Domestic crude prices surged 5% last week, climbing to a high of almost three years, re-cementing energy’s status as the best-performing sector in the S&P 500 this year.
Add a dash of momentum to the energy sector with the Invesco DWA Energy Momentum ETF (PXI) and things get really interesting. PXI, which tracks the the Dorsey Wright® Energy Technical Leaders Index, surged 11.17% last week, extending its year-to-date gain to 73.11%. The S&P Energy Select Sector Index is up “just” 47.1% this year.
Obviously, rising demand for crude oil sets the table for higher prices, but these days, investors are demanding more from energy companies. After last year’s coronavirus bear market for oil and as renewable energy encroaches on territory previously dominated by fossil fuels, investors are clamoring for traditional energy companies to operate more efficiently and reward shareholders’ faith with more dividends and share repurchases.
As a momentum-based strategy and one with a 12-month distribution rate of just 0.70%, according to issuer data, PXI doesn’t exactly scream “income idea.” However, a deeper examination reveals PXI has some credibility as a play on oil companies restoring payouts.
PXI’s Payout Potential
“Barclays analyst Jeanine Wai thinks that a major driver in the coming months will be announcements of new dividends or dividend policies. She also thinks that stocks that are more dependent on high oil prices could outperform,” reports Avi Salzman for Barron’s.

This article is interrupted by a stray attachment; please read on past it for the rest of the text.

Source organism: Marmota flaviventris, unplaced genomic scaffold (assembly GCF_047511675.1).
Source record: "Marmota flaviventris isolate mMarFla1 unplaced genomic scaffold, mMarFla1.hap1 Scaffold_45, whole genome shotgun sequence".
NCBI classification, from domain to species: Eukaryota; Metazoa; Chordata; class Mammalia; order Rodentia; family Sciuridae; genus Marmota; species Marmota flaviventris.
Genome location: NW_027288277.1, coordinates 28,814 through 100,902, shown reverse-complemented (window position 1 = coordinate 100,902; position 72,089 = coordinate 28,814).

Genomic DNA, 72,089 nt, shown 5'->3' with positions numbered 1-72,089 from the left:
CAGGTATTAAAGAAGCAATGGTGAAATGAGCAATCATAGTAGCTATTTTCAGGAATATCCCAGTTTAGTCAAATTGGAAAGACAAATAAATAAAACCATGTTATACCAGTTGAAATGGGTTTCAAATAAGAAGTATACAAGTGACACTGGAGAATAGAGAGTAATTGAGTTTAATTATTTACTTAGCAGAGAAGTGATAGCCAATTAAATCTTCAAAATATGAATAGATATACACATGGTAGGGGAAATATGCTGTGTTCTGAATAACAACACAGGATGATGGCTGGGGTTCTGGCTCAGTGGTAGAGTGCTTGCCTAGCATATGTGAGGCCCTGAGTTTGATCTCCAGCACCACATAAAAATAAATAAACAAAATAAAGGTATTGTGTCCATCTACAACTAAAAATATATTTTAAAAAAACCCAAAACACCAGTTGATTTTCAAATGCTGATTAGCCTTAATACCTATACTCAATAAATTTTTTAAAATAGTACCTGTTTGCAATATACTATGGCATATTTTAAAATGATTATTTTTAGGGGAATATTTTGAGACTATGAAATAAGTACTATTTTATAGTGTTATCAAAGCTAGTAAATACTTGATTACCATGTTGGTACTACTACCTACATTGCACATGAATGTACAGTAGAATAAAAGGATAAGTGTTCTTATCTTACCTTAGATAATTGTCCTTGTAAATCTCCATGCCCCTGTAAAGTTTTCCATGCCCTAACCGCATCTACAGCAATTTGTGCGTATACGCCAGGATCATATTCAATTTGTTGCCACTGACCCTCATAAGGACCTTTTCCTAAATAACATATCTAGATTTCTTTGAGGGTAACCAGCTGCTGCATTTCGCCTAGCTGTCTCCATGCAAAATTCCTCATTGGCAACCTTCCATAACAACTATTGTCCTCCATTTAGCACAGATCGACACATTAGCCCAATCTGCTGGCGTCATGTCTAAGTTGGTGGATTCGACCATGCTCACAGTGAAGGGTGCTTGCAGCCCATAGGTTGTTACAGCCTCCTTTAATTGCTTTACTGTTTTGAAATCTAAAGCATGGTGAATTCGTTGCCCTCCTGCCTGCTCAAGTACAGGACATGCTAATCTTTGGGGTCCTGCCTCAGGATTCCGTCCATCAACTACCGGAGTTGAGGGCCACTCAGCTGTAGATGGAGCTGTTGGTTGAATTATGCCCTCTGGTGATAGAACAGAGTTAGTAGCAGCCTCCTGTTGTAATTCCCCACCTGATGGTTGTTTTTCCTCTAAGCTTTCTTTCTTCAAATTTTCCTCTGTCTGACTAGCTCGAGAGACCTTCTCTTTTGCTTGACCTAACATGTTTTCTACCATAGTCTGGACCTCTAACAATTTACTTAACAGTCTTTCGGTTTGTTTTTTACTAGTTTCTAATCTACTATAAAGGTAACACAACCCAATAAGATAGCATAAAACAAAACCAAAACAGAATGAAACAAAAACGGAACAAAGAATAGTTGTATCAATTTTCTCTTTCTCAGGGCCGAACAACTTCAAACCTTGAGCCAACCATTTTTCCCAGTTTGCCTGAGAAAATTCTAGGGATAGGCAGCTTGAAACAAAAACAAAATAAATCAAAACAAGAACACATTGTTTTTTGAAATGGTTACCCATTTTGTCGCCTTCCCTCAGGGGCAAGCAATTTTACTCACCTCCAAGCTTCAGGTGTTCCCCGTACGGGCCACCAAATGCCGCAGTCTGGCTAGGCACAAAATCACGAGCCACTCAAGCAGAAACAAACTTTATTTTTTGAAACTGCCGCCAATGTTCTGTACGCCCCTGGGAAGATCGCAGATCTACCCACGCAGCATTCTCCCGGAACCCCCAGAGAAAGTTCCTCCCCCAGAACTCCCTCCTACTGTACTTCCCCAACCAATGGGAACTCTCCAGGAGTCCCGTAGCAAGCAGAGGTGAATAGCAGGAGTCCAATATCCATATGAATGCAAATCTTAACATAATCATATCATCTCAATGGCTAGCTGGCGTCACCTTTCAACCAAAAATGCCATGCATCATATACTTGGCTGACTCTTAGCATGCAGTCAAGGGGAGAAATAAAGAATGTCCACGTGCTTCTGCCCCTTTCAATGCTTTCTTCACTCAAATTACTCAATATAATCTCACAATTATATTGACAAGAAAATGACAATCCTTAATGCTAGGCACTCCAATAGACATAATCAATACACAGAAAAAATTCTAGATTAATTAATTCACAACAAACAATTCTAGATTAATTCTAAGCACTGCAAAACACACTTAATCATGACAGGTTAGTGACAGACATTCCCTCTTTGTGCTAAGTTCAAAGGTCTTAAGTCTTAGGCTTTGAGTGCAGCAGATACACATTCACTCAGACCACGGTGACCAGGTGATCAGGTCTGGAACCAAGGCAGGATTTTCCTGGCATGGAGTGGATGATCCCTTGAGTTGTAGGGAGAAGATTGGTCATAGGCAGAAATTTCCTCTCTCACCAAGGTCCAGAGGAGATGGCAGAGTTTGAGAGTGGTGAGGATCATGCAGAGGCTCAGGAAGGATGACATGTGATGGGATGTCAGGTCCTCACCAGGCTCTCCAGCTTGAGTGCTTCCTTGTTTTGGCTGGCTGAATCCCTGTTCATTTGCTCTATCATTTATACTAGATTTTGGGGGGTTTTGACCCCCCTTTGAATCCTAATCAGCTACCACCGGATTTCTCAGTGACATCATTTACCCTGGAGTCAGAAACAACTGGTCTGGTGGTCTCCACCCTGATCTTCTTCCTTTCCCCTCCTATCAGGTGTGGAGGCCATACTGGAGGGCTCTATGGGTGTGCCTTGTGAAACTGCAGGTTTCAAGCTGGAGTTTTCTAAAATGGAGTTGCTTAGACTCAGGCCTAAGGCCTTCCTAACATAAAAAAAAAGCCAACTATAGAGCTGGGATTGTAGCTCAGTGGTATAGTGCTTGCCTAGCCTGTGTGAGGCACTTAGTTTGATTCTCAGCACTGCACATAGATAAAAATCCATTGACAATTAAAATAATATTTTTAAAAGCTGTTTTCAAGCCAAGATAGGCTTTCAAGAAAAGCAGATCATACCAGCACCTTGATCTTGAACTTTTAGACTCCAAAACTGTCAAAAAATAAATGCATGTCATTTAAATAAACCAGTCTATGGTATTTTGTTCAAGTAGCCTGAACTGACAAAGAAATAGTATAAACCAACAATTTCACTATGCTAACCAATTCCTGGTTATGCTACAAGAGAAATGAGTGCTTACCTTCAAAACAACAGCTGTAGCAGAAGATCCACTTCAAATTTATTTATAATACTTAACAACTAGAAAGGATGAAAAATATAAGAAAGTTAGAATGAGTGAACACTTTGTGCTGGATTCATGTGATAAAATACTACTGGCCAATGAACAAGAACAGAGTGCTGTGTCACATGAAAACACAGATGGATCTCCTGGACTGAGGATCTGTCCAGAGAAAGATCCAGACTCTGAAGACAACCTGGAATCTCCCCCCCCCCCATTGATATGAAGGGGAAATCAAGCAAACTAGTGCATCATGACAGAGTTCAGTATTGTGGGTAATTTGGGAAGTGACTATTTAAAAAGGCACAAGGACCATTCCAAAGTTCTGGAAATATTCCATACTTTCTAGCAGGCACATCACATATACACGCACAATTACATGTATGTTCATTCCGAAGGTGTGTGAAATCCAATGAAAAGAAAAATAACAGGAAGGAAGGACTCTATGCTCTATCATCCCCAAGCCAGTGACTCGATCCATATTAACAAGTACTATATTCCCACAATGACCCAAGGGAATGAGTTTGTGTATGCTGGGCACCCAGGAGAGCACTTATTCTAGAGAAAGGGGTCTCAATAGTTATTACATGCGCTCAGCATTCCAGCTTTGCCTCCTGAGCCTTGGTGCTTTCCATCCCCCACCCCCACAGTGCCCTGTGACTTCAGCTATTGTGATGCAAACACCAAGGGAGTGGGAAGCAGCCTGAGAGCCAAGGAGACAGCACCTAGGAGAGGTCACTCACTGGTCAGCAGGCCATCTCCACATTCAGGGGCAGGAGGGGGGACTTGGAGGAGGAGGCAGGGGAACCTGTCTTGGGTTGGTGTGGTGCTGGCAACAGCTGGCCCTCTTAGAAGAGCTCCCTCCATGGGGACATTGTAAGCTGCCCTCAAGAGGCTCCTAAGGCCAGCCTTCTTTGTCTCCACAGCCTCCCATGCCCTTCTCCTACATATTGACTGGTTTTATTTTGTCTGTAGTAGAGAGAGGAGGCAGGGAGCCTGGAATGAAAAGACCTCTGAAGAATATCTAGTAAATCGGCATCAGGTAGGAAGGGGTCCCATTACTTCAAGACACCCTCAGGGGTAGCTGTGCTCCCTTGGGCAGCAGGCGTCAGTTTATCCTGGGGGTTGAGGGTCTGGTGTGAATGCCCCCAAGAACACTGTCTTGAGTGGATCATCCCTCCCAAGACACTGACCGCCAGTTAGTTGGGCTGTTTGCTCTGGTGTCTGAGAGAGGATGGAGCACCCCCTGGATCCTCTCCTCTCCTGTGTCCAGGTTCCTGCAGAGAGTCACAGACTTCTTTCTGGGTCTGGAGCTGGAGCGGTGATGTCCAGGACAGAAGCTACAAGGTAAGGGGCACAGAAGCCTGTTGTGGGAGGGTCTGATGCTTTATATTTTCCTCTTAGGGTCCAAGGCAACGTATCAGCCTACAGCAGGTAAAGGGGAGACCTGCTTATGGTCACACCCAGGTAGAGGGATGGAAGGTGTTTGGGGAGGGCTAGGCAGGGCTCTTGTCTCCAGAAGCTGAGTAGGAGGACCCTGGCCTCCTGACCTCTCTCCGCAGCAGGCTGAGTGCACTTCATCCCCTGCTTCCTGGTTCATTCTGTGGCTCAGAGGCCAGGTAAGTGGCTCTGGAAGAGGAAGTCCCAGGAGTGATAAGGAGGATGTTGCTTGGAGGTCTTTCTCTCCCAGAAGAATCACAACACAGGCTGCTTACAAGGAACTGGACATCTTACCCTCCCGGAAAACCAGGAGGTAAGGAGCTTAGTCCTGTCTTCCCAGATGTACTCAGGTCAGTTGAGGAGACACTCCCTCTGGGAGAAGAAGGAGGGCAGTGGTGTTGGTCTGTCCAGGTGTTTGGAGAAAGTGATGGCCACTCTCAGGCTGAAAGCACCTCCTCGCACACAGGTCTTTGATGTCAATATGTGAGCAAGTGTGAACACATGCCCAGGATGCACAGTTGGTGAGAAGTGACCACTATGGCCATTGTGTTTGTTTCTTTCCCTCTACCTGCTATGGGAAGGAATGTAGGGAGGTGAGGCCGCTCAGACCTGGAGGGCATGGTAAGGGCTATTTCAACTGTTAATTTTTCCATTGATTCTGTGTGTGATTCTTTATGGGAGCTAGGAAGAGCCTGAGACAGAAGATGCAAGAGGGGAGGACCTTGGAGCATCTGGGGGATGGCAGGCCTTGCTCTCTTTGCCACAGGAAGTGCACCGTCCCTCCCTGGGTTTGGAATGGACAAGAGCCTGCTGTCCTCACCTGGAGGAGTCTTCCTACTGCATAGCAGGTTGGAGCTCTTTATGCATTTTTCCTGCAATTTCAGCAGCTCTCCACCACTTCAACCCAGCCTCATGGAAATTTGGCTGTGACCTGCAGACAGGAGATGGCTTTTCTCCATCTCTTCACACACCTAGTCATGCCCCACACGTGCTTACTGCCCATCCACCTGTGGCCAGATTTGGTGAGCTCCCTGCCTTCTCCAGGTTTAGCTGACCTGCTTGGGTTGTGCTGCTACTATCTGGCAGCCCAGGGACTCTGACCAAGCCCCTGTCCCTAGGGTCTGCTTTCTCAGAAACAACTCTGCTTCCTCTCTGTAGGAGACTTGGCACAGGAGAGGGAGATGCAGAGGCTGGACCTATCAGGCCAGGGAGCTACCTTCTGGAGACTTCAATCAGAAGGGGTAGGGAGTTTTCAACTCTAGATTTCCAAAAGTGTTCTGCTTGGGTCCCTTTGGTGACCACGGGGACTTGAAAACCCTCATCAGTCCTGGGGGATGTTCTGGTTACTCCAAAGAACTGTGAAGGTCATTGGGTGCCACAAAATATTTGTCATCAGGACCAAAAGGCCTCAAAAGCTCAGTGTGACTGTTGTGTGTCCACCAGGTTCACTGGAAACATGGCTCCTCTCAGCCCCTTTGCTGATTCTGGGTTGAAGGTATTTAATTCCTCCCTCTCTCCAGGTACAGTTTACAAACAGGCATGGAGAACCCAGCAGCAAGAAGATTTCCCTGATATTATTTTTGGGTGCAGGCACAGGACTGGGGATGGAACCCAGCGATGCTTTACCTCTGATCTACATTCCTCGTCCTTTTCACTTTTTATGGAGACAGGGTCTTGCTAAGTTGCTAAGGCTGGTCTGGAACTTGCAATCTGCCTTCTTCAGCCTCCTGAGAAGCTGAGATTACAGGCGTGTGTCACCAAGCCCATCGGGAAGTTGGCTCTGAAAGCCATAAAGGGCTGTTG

One of the PXI components the Barclays analyst likes as a dividend growth idea is Ovintiv (OVV), shares of which more than doubled over the past year. The company’s primary properties are shale plays in West Texas and Oklahoma and oil sands plays in Canada. Ovintiv yields just 1.23% as of June 4, indicating there’s room for the dividend to grow.
Another PXI holding Wai speaks highly of is Occidental Petroleum (OXY). While “some other investors have steered clear of because of its high debt load following its acquisition of Anadarko Petroleum…Wai likes Occidental because it is sensitive to oil prices and could do well as the commodity rises,” according to Barron’s.
Her preferred pick in the oil patch is ConocoPhillips (COP). Ovintiv, ConocoPhillips, and Occidental Petroleum combine for over 9% of PXI’s roster. ConocoPhillips has the highest dividend yield of that trio at 2.87% while Occidental yields a scant 0.14% following a significant payout cut last year due to the coronavirus pandemic’s impact on oil prices.
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The opinions and forecasts expressed herein are solely those of Tom Lydon, and may not actually come to pass. Information on this site should not be used or construed as an offer to sell, a solicitation of an offer to buy, or a recommendation for any product.